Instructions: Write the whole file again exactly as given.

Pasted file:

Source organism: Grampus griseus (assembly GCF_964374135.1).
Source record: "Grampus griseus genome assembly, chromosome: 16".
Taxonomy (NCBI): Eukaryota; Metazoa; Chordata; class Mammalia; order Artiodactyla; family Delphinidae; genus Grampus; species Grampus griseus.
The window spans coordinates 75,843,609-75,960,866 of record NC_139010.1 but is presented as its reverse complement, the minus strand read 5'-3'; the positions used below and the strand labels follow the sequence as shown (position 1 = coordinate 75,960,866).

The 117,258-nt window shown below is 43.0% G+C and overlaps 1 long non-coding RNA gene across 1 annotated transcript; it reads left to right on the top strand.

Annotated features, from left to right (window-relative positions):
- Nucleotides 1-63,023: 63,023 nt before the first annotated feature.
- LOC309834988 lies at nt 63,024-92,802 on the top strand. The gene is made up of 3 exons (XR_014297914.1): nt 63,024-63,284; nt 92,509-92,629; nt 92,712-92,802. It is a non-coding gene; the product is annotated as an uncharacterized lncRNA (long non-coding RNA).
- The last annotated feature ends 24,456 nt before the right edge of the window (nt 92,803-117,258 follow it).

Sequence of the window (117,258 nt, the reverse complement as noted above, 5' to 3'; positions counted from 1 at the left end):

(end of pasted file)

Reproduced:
Source organism: Grampus griseus (assembly GCF_964374135.1).
Source record: "Grampus griseus genome assembly, chromosome: 16".
Taxonomy (NCBI): Eukaryota; Metazoa; Chordata; class Mammalia; order Artiodactyla; family Delphinidae; genus Grampus; species Grampus griseus.
The window spans coordinates 75,843,609-75,960,866 of record NC_139010.1 but is presented as its reverse complement, the minus strand read 5'-3'; the positions used below and the strand labels follow the sequence as shown (position 1 = coordinate 75,960,866).

The 117,258-nt window shown below is 43.0% G+C and overlaps 1 long non-coding RNA gene across 1 annotated transcript; it reads left to right on the top strand.

Annotated features, from left to right (window-relative positions):
- Nucleotides 1-63,023: 63,023 nt before the first annotated feature.
- LOC309834988 lies at nt 63,024-92,802 on the top strand. The gene is made up of 3 exons (XR_014297914.1): nt 63,024-63,284; nt 92,509-92,629; nt 92,712-92,802. It is a non-coding gene; the product is annotated as an uncharacterized lncRNA (long non-coding RNA).
- The last annotated feature ends 24,456 nt before the right edge of the window (nt 92,803-117,258 follow it).

Sequence of the window (117,258 nt, the reverse complement as noted above, 5' to 3'; positions counted from 1 at the left end):